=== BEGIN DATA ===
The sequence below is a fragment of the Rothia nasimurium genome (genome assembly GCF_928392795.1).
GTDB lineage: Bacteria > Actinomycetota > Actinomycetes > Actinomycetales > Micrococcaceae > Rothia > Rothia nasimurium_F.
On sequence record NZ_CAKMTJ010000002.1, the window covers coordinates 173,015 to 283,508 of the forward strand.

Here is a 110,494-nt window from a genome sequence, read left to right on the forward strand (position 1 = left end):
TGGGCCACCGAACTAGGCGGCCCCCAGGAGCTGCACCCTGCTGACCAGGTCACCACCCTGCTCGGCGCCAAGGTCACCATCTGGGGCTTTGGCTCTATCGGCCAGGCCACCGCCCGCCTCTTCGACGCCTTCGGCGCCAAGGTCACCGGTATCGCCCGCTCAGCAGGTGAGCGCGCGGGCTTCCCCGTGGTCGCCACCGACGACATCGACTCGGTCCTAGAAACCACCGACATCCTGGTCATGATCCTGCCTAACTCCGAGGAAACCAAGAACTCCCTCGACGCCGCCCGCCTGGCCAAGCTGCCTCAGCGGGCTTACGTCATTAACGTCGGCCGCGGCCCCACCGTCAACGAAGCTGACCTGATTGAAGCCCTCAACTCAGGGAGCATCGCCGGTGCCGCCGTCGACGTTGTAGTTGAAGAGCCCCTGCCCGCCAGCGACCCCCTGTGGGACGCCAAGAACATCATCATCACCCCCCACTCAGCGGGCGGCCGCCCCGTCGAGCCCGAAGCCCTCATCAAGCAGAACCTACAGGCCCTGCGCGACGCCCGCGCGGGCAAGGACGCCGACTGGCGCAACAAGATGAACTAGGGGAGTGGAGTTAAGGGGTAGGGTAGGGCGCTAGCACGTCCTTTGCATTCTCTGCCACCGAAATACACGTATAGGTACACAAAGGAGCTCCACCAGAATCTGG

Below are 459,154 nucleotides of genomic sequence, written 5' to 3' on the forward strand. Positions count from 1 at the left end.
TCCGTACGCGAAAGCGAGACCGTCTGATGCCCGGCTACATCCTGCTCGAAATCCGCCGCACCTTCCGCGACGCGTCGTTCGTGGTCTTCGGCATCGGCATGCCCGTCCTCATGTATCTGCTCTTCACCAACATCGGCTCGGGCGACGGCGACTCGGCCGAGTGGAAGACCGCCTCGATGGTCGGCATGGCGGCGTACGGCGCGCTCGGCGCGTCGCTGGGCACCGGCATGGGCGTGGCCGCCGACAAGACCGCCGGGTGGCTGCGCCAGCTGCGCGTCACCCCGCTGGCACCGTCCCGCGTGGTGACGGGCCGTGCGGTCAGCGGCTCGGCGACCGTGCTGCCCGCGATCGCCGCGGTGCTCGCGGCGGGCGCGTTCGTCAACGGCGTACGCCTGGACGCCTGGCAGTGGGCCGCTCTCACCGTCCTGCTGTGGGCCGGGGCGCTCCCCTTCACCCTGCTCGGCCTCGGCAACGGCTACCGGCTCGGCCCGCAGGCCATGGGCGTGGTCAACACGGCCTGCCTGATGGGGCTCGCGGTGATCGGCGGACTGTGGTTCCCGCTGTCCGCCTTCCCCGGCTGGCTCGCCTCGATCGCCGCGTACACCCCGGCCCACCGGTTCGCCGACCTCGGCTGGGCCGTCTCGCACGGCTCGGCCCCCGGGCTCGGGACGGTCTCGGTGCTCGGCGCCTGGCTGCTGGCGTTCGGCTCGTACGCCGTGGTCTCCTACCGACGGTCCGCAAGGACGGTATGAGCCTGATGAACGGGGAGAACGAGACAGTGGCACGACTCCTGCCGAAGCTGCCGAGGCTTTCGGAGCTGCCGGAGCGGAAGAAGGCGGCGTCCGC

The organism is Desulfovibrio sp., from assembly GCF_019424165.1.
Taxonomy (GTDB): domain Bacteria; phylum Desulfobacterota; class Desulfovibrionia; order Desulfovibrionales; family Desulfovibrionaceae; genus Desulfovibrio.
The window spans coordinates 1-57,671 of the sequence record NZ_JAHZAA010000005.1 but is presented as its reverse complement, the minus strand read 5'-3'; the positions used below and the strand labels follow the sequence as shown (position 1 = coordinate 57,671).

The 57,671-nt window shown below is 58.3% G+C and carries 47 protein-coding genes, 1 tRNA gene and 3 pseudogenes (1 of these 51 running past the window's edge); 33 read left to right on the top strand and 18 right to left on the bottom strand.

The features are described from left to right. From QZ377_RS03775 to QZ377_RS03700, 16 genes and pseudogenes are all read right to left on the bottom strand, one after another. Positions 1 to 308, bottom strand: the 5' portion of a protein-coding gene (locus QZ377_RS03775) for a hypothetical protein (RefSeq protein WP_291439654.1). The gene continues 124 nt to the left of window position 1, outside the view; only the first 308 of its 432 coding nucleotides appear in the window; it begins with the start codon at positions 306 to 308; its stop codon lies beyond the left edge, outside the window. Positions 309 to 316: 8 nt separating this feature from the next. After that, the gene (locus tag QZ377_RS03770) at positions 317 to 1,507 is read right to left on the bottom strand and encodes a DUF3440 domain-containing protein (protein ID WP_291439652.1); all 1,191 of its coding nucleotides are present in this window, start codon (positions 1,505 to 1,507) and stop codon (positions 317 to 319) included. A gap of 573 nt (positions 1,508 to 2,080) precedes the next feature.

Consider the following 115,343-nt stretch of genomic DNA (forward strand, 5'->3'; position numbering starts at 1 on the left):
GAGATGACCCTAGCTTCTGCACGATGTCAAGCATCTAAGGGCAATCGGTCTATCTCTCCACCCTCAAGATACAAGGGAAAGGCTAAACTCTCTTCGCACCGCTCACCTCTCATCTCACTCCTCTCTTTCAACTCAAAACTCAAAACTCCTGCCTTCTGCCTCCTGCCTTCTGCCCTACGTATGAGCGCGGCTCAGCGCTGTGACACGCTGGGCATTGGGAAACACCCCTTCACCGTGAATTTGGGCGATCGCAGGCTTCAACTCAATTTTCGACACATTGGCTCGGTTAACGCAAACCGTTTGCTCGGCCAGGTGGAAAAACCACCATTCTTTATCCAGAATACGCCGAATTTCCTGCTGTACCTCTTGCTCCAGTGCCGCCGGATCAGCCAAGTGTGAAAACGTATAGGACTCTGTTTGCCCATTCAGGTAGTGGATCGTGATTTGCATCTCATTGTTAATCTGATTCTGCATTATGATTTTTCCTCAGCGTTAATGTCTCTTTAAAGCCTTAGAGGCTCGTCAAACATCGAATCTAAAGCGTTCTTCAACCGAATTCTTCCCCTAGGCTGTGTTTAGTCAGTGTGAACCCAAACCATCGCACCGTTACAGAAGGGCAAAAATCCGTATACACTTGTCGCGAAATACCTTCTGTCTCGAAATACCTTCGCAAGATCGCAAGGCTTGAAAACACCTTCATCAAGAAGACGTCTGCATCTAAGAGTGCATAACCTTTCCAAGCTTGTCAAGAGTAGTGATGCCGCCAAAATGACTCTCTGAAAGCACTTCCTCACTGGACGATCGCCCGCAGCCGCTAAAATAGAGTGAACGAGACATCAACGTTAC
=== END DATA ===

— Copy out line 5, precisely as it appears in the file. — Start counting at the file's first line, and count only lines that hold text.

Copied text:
TGGGCCACCGAACTAGGCGGCCCCCAGGAGCTGCACCCTGCTGACCAGGTCACCACCCTGCTCGGCGCCAAGGTCACCATCTGGGGCTTTGGCTCTATCGGCCAGGCCACCGCCCGCCTCTTCGACGCCTTCGGCGCCAAGGTCACCGGTATCGCCCGCTCAGCAGGTGAGCGCGCGGGCTTCCCCGTGGTCGCCACCGACGACATCGACTCGGTCCTAGAAACCACCGACATCCTGGTCATGATCCTGCCTAACTCCGAGGAAACCAAGAACTCCCTCGACGCCGCCCGCCTGGCCAAGCTGCCTCAGCGGGCTTACGTCATTAACGTCGGCCGCGGCCCCACCGTCAACGAAGCTGACCTGATTGAAGCCCTCAACTCAGGGAGCATCGCCGGTGCCGCCGTCGACGTTGTAGTTGAAGAGCCCCTGCCCGCCAGCGACCCCCTGTGGGACGCCAAGAACATCATCATCACCCCCCACTCAGCGGGCGGCCGCCCCGTCGAGCCCGAAGCCCTCATCAAGCAGAACCTACAGGCCCTGCGCGACGCCCGCGCGGGCAAGGACGCCGACTGGCGCAACAAGATGAACTAGGGGAGTGGAGTTAAGGGGTAGGGTAGGGCGCTAGCACGTCCTTTGCATTCTCTGCCACCGAAATACACGTATAGGTACACAAAGGAGCTCCACCAGAATCTGG